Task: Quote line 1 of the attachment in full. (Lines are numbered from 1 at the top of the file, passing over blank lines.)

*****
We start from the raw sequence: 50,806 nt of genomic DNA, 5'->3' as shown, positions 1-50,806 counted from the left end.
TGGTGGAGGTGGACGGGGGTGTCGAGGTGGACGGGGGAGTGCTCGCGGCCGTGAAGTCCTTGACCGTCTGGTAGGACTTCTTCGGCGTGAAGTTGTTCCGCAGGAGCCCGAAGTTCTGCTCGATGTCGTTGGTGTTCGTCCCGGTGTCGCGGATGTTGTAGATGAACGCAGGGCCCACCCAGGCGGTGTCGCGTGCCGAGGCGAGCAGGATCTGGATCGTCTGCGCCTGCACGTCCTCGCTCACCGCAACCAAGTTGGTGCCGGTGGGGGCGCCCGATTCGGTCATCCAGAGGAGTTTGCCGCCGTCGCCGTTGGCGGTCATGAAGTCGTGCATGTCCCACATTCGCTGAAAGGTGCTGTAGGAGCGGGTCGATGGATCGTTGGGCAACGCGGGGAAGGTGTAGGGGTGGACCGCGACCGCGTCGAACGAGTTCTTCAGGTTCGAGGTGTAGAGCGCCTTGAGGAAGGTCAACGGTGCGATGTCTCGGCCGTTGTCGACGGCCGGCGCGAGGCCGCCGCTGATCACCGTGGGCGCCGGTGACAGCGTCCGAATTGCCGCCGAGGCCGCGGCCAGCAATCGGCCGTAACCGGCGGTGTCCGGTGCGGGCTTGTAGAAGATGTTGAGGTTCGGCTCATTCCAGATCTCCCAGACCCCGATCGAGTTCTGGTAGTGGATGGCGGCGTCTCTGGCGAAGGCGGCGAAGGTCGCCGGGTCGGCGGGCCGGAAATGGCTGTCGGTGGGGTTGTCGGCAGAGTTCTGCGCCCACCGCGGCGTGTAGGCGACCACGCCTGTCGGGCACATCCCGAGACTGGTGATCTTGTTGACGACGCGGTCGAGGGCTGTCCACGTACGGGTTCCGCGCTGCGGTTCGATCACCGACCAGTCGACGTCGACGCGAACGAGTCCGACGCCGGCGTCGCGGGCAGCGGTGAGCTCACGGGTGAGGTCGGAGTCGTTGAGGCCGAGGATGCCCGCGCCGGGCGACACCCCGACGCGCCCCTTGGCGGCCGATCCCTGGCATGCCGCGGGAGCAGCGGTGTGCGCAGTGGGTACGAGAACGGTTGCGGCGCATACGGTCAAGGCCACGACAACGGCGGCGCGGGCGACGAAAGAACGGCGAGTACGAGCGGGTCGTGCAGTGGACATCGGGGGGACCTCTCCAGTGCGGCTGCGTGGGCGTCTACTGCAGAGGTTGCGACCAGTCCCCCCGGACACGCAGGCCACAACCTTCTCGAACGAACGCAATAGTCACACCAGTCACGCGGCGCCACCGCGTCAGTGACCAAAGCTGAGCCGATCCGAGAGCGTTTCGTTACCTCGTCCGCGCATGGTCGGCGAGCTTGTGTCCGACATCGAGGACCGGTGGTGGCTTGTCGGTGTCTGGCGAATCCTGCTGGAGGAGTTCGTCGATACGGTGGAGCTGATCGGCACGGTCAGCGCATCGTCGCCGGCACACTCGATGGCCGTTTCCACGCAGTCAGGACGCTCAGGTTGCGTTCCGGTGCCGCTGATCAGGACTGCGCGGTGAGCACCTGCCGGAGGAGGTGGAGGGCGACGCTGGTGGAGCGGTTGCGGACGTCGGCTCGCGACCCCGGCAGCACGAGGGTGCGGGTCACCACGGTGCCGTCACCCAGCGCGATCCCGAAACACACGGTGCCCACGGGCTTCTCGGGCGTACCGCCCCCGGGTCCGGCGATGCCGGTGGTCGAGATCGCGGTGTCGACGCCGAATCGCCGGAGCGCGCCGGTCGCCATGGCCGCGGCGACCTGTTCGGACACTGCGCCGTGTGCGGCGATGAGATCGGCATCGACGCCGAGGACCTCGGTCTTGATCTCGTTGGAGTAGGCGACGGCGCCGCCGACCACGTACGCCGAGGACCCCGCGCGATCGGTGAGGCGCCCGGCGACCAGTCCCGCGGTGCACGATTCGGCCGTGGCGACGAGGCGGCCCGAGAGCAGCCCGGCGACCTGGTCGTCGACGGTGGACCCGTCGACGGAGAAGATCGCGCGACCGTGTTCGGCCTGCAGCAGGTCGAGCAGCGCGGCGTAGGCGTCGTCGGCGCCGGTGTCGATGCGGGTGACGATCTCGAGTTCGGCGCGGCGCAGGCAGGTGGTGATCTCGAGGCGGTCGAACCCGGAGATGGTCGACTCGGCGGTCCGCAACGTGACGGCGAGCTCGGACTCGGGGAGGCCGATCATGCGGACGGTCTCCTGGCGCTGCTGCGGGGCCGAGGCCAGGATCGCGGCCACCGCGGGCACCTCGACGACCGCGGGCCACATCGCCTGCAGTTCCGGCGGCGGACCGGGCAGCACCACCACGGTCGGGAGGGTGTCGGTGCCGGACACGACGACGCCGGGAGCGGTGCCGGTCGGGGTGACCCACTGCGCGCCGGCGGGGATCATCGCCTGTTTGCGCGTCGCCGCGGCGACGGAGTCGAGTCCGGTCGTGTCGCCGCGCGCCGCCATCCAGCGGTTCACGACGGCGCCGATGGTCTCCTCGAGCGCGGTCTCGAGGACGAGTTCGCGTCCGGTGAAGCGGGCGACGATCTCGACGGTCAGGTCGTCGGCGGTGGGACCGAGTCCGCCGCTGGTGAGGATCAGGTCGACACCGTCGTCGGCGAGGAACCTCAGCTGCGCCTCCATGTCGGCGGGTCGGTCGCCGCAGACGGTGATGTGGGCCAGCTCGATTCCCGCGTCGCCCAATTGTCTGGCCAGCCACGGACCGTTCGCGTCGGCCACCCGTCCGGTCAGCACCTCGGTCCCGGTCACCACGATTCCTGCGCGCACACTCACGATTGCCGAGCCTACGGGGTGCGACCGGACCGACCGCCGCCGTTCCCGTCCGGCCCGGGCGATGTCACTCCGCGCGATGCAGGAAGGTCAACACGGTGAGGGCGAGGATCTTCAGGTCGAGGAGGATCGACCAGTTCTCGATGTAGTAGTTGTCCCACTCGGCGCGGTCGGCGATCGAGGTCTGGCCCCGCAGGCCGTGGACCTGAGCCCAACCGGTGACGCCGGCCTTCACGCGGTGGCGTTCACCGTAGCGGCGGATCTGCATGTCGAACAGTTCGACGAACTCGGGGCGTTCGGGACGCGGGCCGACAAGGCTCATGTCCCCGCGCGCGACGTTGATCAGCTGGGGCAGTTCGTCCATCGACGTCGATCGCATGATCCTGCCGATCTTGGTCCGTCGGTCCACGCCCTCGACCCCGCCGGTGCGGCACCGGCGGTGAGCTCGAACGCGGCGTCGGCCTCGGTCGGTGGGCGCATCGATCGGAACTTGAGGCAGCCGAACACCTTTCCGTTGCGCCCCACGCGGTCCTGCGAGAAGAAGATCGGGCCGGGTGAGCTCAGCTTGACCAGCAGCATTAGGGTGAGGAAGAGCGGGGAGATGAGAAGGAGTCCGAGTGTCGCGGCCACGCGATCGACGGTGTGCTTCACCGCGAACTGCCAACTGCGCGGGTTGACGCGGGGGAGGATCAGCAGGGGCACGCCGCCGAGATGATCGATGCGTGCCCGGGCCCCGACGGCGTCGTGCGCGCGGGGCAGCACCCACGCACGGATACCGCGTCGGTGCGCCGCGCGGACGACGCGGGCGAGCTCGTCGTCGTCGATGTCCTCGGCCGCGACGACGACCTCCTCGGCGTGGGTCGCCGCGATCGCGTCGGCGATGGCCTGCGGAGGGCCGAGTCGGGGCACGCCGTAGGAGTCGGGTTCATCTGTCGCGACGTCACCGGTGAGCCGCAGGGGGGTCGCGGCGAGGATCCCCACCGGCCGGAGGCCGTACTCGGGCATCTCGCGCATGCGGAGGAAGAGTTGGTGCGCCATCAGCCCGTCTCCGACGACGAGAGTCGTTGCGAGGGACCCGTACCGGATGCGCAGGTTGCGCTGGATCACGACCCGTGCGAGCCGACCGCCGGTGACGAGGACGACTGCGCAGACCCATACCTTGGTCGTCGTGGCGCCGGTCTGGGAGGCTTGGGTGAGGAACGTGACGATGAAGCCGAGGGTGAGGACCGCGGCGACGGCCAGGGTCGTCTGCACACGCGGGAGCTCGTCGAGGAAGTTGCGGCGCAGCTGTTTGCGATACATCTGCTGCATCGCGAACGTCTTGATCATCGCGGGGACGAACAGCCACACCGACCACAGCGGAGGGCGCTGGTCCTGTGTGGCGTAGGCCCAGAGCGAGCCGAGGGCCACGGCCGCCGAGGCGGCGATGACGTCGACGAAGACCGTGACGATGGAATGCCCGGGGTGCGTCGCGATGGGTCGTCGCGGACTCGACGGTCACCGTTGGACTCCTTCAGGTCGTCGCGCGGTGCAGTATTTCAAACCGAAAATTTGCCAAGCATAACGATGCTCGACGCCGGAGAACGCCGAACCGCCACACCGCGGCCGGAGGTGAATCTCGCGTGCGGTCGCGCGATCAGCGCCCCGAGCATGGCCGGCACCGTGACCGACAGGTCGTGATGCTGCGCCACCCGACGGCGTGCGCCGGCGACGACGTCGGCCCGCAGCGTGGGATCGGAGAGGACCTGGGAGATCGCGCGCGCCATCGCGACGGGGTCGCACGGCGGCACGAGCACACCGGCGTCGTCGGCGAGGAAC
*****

We start from the raw sequence: 50,806 nt of genomic DNA, 5'->3' as shown, positions 1-50,806 counted from the left end.